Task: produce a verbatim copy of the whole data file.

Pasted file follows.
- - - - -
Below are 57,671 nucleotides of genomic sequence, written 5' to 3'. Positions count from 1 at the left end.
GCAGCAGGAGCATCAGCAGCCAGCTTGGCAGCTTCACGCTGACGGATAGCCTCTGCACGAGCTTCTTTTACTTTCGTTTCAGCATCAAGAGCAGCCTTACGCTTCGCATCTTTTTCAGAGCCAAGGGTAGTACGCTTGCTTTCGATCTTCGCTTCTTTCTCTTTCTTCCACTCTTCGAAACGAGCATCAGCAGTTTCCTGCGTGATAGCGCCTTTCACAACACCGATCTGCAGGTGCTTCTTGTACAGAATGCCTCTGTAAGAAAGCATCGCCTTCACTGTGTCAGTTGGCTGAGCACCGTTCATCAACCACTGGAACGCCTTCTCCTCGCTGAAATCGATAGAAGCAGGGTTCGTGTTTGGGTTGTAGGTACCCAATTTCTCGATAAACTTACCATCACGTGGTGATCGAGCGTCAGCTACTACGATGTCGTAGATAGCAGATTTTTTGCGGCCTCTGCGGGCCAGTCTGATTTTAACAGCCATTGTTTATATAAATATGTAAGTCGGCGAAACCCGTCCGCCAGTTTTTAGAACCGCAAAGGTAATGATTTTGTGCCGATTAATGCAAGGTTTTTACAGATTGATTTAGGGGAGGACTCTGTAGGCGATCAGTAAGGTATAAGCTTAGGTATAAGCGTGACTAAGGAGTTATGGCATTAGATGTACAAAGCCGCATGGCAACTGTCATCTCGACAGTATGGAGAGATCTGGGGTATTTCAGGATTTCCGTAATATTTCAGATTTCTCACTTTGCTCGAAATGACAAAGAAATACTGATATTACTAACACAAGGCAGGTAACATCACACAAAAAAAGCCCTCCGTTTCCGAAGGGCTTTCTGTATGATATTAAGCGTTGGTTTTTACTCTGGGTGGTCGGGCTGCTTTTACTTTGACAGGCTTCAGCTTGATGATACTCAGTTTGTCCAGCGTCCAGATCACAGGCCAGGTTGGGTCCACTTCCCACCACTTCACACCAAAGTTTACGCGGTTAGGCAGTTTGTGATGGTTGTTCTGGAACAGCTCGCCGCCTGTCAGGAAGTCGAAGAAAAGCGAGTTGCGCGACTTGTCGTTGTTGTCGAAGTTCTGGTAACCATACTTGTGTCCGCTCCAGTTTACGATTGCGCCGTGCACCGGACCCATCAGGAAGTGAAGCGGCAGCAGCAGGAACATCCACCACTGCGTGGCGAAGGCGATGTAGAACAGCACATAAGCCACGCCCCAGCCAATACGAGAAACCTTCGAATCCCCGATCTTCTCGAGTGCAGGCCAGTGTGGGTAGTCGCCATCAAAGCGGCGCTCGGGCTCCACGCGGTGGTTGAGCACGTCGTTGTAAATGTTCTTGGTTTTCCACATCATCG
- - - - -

Below are 57,671 nucleotides of genomic sequence, written 5' to 3'. Positions count from 1 at the left end.
GCAGCAGGAGCATCAGCAGCCAGCTTGGCAGCTTCACGCTGACGGATAGCCTCTGCACGAGCTTCTTTTACTTTCGTTTCAGCATCAAGAGCAGCCTTACGCTTCGCATCTTTTTCAGAGCCAAGGGTAGTACGCTTGCTTTCGATCTTCGCTTCTTTCTCTTTCTTCCACTCTTCGAAACGAGCATCAGCAGTTTCCTGCGTGATAGCGCCTTTCACAACACCGATCTGCAGGTGCTTCTTGTACAGAATGCCTCTGTAAGAAAGCATCGCCTTCACTGTGTCAGTTGGCTGAGCACCGTTCATCAACCACTGGAACGCCTTCTCCTCGCTGAAATCGATAGAAGCAGGGTTCGTGTTTGGGTTGTAGGTACCCAATTTCTCGATAAACTTACCATCACGTGGTGATCGAGCGTCAGCTACTACGATGTCGTAGATAGCAGATTTTTTGCGGCCTCTGCGGGCCAGTCTGATTTTAACAGCCATTGTTTATATAAATATGTAAGTCGGCGAAACCCGTCCGCCAGTTTTTAGAACCGCAAAGGTAATGATTTTGTGCCGATTAATGCAAGGTTTTTACAGATTGATTTAGGGGAGGACTCTGTAGGCGATCAGTAAGGTATAAGCTTAGGTATAAGCGTGACTAAGGAGTTATGGCATTAGATGTACAAAGCCGCATGGCAACTGTCATCTCGACAGTATGGAGAGATCTGGGGTATTTCAGGATTTCCGTAATATTTCAGATTTCTCACTTTGCTCGAAATGACAAAGAAATACTGATATTACTAACACAAGGCAGGTAACATCACACAAAAAAAGCCCTCCGTTTCCGAAGGGCTTTCTGTATGATATTAAGCGTTGGTTTTTACTCTGGGTGGTCGGGCTGCTTTTACTTTGACAGGCTTCAGCTTGATGATACTCAGTTTGTCCAGCGTCCAGATCACAGGCCAGGTTGGGTCCACTTCCCACCACTTCACACCAAAGTTTACGCGGTTAGGCAGTTTGTGATGGTTGTTCTGGAACAGCTCGCCGCCTGTCAGGAAGTCGAAGAAAAGCGAGTTGCGCGACTTGTCGTTGTTGTCGAAGTTCTGGTAACCATACTTGTGTCCGCTCCAGTTTACGATTGCGCCGTGCACCGGACCCATCAGGAAGTGAAGCGGCAGCAGCAGGAACATCCACCACTGCGTGGCGAAGGCGATGTAGAACAGCACATAAGCCACGCCCCAGCCAATACGAGAAACCTTCGAATCCCCGATCTTCTCGAGTGCAGGCCAGTGTGGGTAGTCGCCATCAAAGCGGCGCTCGGGCTCCACGCGGTGGTTGAGCACGTCGTTGTAAATGTTCTTGGTTTTCCACATCATCG